High Court suspends distribution of equalization fund

Controller of Budget Margaret Nyakang’o when she appeared before the Senate Standing committee Finance and Budget on March 30, 2023 [Elvis Ogina, Standard]

The High Court has ordered the Controller of Budget not to authorize the release of equalization fund meant for marginalized areas in a battle on sharing criteria of the 2022-2023 allocation.

Justice John Onyiego has suspended a policy that dictates revenue sharing among marginalized areas until an application filed before him by four petitioners is heard.

“Restraining order is hereby issued against the respondents from implementing the Commission on Revenue Allocation second policy and criteria 2022/2023 for sharing revenue amongst marginalized areas pending the hearing and determination of this application inter parties,’’ ruled Justice Onyiego.

He directed the Controller of Budget and National Treasury not to authorize the withdrawal of equalization funds from the National Treasury.

Sahal Mugow, Abdi Madow, Muhamud Mohamed and Kusow Degow filed the case.

Through their lawyers Duwane and Wethow Advocates, the four argue that Commission on Revenue Allocation (CRA) board responsible for equalization published the policy without public participation.

“The Commission on Revenue Allocation did not carry out public participation in determining the revenue allocation criteria among the marginalized areas from the equalization Fund,” lawyer Mohamed Duwane argued.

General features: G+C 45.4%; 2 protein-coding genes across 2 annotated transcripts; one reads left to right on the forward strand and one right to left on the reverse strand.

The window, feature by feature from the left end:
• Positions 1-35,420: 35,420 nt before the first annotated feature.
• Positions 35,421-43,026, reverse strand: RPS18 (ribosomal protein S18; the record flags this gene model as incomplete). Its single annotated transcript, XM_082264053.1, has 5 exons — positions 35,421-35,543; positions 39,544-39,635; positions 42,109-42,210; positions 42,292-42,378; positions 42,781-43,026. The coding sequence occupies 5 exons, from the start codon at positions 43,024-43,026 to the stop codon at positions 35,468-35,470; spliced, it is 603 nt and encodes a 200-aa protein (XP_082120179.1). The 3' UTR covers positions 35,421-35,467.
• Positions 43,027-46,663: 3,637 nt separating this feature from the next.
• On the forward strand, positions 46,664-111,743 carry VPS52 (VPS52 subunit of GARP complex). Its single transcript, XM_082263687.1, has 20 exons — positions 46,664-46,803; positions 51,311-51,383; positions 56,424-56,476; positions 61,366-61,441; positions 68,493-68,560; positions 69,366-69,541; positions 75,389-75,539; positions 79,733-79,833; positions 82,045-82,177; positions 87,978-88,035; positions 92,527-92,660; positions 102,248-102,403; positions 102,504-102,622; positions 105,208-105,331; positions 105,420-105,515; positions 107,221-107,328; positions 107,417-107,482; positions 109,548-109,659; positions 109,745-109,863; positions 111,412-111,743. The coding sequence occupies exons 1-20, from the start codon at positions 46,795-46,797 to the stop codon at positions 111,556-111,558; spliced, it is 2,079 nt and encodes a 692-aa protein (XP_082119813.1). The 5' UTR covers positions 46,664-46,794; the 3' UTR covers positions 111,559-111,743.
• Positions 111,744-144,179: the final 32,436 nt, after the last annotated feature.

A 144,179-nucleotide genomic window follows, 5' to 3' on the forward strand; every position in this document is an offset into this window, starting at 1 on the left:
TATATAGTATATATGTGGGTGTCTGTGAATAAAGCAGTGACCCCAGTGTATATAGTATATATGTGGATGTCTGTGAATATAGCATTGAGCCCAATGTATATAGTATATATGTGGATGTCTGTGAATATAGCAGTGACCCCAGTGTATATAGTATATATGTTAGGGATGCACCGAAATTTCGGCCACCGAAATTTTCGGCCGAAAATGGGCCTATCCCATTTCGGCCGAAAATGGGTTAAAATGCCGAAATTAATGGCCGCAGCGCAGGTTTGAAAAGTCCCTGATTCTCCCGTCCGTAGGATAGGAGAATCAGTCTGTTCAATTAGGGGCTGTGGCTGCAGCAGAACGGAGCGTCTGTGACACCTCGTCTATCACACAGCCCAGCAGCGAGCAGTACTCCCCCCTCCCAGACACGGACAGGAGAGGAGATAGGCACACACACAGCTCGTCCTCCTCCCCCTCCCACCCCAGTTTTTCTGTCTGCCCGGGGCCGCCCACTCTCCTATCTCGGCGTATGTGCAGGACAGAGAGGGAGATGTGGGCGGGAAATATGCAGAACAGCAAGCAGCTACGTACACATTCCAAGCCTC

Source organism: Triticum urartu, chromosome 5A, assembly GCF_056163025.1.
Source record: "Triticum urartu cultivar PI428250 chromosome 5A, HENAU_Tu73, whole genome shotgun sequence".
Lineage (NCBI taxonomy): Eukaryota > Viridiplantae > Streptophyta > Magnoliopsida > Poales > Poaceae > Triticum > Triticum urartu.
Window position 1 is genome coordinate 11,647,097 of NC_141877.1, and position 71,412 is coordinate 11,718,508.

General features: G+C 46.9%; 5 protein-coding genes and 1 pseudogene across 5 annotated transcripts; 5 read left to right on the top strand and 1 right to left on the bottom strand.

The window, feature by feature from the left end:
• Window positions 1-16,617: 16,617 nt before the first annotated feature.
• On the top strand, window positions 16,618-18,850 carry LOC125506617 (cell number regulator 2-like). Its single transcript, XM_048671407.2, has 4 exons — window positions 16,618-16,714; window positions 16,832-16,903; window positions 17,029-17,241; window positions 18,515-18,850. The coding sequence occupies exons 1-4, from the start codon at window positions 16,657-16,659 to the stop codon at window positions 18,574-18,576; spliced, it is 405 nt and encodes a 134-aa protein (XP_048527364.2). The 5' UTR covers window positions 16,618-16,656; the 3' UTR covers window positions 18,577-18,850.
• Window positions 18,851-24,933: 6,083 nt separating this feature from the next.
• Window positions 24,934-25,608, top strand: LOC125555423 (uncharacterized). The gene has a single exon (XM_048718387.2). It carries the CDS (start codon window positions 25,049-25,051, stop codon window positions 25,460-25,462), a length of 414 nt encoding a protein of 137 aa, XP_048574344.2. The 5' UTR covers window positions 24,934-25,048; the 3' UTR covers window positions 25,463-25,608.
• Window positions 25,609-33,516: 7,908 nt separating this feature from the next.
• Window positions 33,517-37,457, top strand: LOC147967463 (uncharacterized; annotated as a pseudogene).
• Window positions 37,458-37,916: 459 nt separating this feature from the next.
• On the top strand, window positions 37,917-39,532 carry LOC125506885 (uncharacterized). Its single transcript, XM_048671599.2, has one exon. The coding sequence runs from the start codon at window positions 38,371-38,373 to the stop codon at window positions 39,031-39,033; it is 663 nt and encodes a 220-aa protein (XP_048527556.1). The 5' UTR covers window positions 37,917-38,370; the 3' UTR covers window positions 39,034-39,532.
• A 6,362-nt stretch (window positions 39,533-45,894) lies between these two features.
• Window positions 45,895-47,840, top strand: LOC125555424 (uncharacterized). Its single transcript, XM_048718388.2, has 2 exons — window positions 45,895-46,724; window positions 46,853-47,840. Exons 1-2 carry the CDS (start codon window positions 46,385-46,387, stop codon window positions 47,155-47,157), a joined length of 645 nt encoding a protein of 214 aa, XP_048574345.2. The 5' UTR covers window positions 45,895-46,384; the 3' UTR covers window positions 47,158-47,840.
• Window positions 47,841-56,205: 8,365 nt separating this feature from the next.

They have sued the Equalization Fund board, CRA, the controller of the budget, the National Treasury and the Attorney General.

In the case, they accuse the board of discriminating Wajir County.

The petitioners have cited Dadaja Bulla Ward in Wajir South Constituency.

“The applicants are apprehensive that the respondents will soon proceed to implement the Commission on Revenue Allocation Second Policy and Criteria for sharing revenue among marginalized areas unless the orders sought in the application are granted,’’ said Duwane.

The fund is guaranteed under Article 204 of the Constitution. The essence of the money now at the centre of the court case is to run basic amenities such as health facilities, water, and electricity, to the poor and arid areas.

According to Kenya’s supreme law, at least 0.5 per cent of the most recent audited accounts of revenue received and approved by the National Assembly goes to the fund.

In the case, the judge heard that in the 2023 release, the seven wards in Wajir South are to receive at least Sh 277 million.

In the allocation, Benane ought to get Sh 74.4 million, Burder (Sh 31.1 million) , Badaja ( Sh 10.1 million), Diff (Sh 31.3 million), Habaswein (Sh 36.2 million), Ibrahim Ure (Sh 42.9 million) and Lagboghol South, Sh 51.2 million.

The group led by Mugow state that the Sh 10 million allocation is much lower than the other wards. They claim that the meagre allocation has been instigated by politics.

They further argue that the ward has been taken as one centre although it has six centres under it.

Justice Onyiego heard that Dadaja Bulla is a cross-border town that neighbours Somalia.

“Basic services like water, security, roads, health and education are hard to access, it is marginalized by the virtue of its location and should be given a special consideration whilst allocating the Equalization fund,” Duwane argued, adding that if the government does not intervene, draught, border closure is likely to push youths to extremism.

Equalization fund is provided for under Article 204 (1) of the Constitution. The article provides that 0.5 per cent of all revenue collected by the national government would be allocated to the fund.

The case will be mentioned on July 26, 2023.